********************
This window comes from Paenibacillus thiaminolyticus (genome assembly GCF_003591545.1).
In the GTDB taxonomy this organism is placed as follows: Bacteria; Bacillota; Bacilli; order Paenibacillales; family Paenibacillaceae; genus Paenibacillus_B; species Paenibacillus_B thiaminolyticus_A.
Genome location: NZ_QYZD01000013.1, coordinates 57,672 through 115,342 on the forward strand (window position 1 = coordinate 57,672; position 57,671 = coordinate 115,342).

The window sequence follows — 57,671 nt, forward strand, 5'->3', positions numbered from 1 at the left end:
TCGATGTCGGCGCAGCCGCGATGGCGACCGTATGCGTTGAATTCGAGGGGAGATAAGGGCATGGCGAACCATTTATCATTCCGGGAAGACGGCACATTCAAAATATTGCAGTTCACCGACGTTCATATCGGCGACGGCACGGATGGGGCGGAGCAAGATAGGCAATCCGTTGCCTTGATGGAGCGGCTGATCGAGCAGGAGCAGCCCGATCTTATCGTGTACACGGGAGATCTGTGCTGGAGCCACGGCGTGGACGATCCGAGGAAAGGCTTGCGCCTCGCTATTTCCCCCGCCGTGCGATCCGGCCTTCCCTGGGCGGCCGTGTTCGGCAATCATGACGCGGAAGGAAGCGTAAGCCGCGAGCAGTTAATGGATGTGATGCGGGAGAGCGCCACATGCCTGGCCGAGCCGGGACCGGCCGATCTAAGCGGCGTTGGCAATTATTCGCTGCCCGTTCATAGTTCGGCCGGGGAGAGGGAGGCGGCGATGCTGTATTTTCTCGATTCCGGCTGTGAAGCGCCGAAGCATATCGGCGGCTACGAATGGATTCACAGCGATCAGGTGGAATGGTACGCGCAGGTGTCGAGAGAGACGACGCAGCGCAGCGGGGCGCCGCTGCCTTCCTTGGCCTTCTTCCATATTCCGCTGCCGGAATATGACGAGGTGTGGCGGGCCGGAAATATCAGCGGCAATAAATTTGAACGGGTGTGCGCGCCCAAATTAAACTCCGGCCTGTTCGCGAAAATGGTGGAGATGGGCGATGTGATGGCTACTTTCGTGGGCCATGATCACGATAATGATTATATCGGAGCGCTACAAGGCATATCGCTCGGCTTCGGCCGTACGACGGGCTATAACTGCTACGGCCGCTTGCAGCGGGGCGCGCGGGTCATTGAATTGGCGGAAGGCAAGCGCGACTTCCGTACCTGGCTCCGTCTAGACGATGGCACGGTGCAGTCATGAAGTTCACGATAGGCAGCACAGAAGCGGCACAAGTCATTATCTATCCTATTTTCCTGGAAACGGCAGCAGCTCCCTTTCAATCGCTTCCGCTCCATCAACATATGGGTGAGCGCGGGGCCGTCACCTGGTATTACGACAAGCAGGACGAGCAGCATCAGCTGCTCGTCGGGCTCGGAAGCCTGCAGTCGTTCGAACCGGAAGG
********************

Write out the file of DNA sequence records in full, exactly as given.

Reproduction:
This window comes from Paenibacillus thiaminolyticus (genome assembly GCF_003591545.1).
In the GTDB taxonomy this organism is placed as follows: Bacteria; Bacillota; Bacilli; order Paenibacillales; family Paenibacillaceae; genus Paenibacillus_B; species Paenibacillus_B thiaminolyticus_A.
Genome location: NZ_QYZD01000013.1, coordinates 57,672 through 115,342 on the forward strand (window position 1 = coordinate 57,672; position 57,671 = coordinate 115,342).

The window sequence follows — 57,671 nt, forward strand, 5'->3', positions numbered from 1 at the left end:
TCGATGTCGGCGCAGCCGCGATGGCGACCGTATGCGTTGAATTCGAGGGGAGATAAGGGCATGGCGAACCATTTATCATTCCGGGAAGACGGCACATTCAAAATATTGCAGTTCACCGACGTTCATATCGGCGACGGCACGGATGGGGCGGAGCAAGATAGGCAATCCGTTGCCTTGATGGAGCGGCTGATCGAGCAGGAGCAGCCCGATCTTATCGTGTACACGGGAGATCTGTGCTGGAGCCACGGCGTGGACGATCCGAGGAAAGGCTTGCGCCTCGCTATTTCCCCCGCCGTGCGATCCGGCCTTCCCTGGGCGGCCGTGTTCGGCAATCATGACGCGGAAGGAAGCGTAAGCCGCGAGCAGTTAATGGATGTGATGCGGGAGAGCGCCACATGCCTGGCCGAGCCGGGACCGGCCGATCTAAGCGGCGTTGGCAATTATTCGCTGCCCGTTCATAGTTCGGCCGGGGAGAGGGAGGCGGCGATGCTGTATTTTCTCGATTCCGGCTGTGAAGCGCCGAAGCATATCGGCGGCTACGAATGGATTCACAGCGATCAGGTGGAATGGTACGCGCAGGTGTCGAGAGAGACGACGCAGCGCAGCGGGGCGCCGCTGCCTTCCTTGGCCTTCTTCCATATTCCGCTGCCGGAATATGACGAGGTGTGGCGGGCCGGAAATATCAGCGGCAATAAATTTGAACGGGTGTGCGCGCCCAAATTAAACTCCGGCCTGTTCGCGAAAATGGTGGAGATGGGCGATGTGATGGCTACTTTCGTGGGCCATGATCACGATAATGATTATATCGGAGCGCTACAAGGCATATCGCTCGGCTTCGGCCGTACGACGGGCTATAACTGCTACGGCCGCTTGCAGCGGGGCGCGCGGGTCATTGAATTGGCGGAAGGCAAGCGCGACTTCCGTACCTGGCTCCGTCTAGACGATGGCACGGTGCAGTCATGAAGTTCACGATAGGCAGCACAGAAGCGGCACAAGTCATTATCTATCCTATTTTCCTGGAAACGGCAGCAGCTCCCTTTCAATCGCTTCCGCTCCATCAACATATGGGTGAGCGCGGGGCCGTCACCTGGTATTACGACAAGCAGGACGAGCAGCATCAGCTGCTCGTCGGGCTCGGAAGCCTGCAGTCGTTCGAACCGGAAGG